Another intriguing use for the classifier and this methodology lies outside the medical scope: The current state of foreign affairs for the United States increasingly deals with potential persons who might become radicalized. The machine learning algorithm of religious struggle might be useful to identify potential persons at risk of radicalization at a faster or even more reliable rate, using social media outlets eg, Facebook and Twitter.
Peer Review: Four peer reviewers contributed to the peer review report. Author Contributions: DHG conceived and designed the experiments. DHG and PN collected study data. JG and PN provided annotations for data. JG wrote the first draft of the manuscript. PN reviewed the manuscript for intellectual content. All authors reviewed and approved the final manuscript. Disclosures and Ethics: As a requirement of publication, author s have provided to the publisher signed confirmation of compliance with legal and ethical obligations including, but not limited to, the following: authorship and contributorship, conflicts of interest, privacy and confidentiality, and where applicable protection of human and animal research subjects.
The authors have read and confirmed their agreement with the ICMJE authorship and conflict of interest criteria. The authors have also confirmed that this article is unique and not under consideration or published in any other publication, and that they have permission from rights holders to reproduce any copyrighted material.
Any disclosures are made in this section. The external blind peer reviewers report no conflicts of interest.
National Center for Biotechnology Information , U. Journal List Biomed Inform Insights v. Biomed Inform Insights. Published online Feb 8. Author information Article notes Copyright and License information Disclaimer. Email: gro. Received Aug 5; Accepted Oct Abstract Religious or spiritual struggles are clinically important to health care chaplains because they are related to poorer health outcomes, involving both mental and physical health problems.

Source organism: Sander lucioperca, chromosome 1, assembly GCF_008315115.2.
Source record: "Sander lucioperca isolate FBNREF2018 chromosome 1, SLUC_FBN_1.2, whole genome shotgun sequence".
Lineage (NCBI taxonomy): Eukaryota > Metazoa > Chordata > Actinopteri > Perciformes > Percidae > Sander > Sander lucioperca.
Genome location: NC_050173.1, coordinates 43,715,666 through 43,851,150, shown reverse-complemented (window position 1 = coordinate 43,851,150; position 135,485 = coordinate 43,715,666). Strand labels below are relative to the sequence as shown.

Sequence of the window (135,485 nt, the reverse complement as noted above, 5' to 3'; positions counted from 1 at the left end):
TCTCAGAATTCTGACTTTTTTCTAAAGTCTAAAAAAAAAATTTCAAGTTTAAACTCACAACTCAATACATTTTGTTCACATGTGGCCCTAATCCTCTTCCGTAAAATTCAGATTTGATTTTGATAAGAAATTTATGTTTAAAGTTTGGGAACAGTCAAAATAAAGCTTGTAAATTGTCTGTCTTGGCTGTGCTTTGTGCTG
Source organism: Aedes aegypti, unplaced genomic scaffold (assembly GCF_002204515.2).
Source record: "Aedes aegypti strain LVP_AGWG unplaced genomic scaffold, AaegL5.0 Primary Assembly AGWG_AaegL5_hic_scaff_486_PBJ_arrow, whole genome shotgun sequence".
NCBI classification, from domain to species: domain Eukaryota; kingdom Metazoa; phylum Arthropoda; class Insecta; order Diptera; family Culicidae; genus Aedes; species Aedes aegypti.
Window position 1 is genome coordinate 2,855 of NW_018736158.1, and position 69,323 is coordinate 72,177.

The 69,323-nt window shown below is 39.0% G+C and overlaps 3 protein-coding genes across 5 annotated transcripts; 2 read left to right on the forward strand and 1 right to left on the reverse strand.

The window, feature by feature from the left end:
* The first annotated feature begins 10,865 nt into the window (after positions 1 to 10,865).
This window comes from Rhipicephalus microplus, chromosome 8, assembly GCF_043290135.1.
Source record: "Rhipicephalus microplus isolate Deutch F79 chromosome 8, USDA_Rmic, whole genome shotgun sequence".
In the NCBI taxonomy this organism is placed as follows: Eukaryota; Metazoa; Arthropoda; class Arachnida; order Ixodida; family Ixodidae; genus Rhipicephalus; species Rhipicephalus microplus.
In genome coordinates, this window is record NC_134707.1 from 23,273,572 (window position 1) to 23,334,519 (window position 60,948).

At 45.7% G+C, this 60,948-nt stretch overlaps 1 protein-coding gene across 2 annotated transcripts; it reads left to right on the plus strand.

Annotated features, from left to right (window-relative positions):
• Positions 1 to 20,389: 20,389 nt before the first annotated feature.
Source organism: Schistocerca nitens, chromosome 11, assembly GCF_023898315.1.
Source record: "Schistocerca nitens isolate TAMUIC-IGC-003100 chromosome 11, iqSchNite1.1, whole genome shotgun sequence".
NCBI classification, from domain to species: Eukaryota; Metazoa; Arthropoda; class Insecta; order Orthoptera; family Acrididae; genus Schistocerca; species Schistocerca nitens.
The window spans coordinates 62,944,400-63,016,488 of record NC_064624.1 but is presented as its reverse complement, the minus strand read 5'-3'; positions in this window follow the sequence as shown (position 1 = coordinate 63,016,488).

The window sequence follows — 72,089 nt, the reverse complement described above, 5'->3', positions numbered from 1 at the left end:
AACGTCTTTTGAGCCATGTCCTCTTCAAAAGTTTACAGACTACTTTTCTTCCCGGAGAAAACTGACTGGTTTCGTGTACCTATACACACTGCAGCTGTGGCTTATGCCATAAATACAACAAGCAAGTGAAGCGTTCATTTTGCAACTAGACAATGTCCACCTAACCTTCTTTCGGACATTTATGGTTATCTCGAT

Keywords: Prayer, chaplaincy, natural language processing, machine learning, spiritual struggle. Procedure Following the process by Pestian et al, 28 an ontology for this study was developed by a quasi-Delphi consensus-building process. Table 1. Chaplain-generated ontology of expressions of religious struggle. Open in a separate window. Machine learning classifier The task of building a machine learning model to classify text can be separated into 5 parts: 1 transcribing the text, 2 preprocessing of the transcribed text, 3 extraction of features unique word or phrase found in any of the prayers , 4 selection of those features that most differentiate the text between 2 separate classes, and 5 optimization of the classifier.
Results The main analysis was conducted on American prayers, which were only annotated by American members in the study 2 board-certified chaplains and 1 layperson. Table 2. Table 3. Figure 1. Figure 2. Discussion We present an exploratory attempt to use NLP to identify the spiritual struggle written in the prayer books of a pediatric academic medical center.
Religion & Beliefs Books | Booktopia
Footnotes Peer Review: Four peer reviewers contributed to the peer review report. References 1.
- Temple Israel (Memphis, Tennessee)?
- What Do American Jews Believe? - Commentary.
- The Liffey Flows On By.
- The Fairy Queens Garden.
- Nonprofit PR Awards 12222.
- 20 Recipes Only a Dog Would Love;
- TRUTH OF TRUTHS?
Oman D, Thoresen CE. Is Christianity real for you? Most Christians talk a good game, but there are the odd ones that do try and help where possible. You can do that the same as anyone else. There are wolves in church and church is a place to get away from that. I would rather stay home in quite peace. The Sabbath Day is to be kept Holy.
I am sure I will be held accountable for this. The Devil and his minions are all about.